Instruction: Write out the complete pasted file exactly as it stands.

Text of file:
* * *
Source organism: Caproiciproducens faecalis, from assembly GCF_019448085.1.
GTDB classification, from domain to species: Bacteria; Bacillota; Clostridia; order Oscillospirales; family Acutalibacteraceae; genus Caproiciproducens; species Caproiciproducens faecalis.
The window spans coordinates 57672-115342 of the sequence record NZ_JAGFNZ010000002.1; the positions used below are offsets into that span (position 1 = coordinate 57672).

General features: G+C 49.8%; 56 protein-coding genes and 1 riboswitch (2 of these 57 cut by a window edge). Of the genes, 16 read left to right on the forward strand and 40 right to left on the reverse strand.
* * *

Source organism: Caproiciproducens faecalis, from assembly GCF_019448085.1.
GTDB classification, from domain to species: Bacteria; Bacillota; Clostridia; order Oscillospirales; family Acutalibacteraceae; genus Caproiciproducens; species Caproiciproducens faecalis.
The window spans coordinates 57672-115342 of the sequence record NZ_JAGFNZ010000002.1; the positions used below are offsets into that span (position 1 = coordinate 57672).

General features: G+C 49.8%; 56 protein-coding genes and 1 riboswitch (2 of these 57 cut by a window edge). Of the genes, 16 read left to right on the forward strand and 40 right to left on the reverse strand.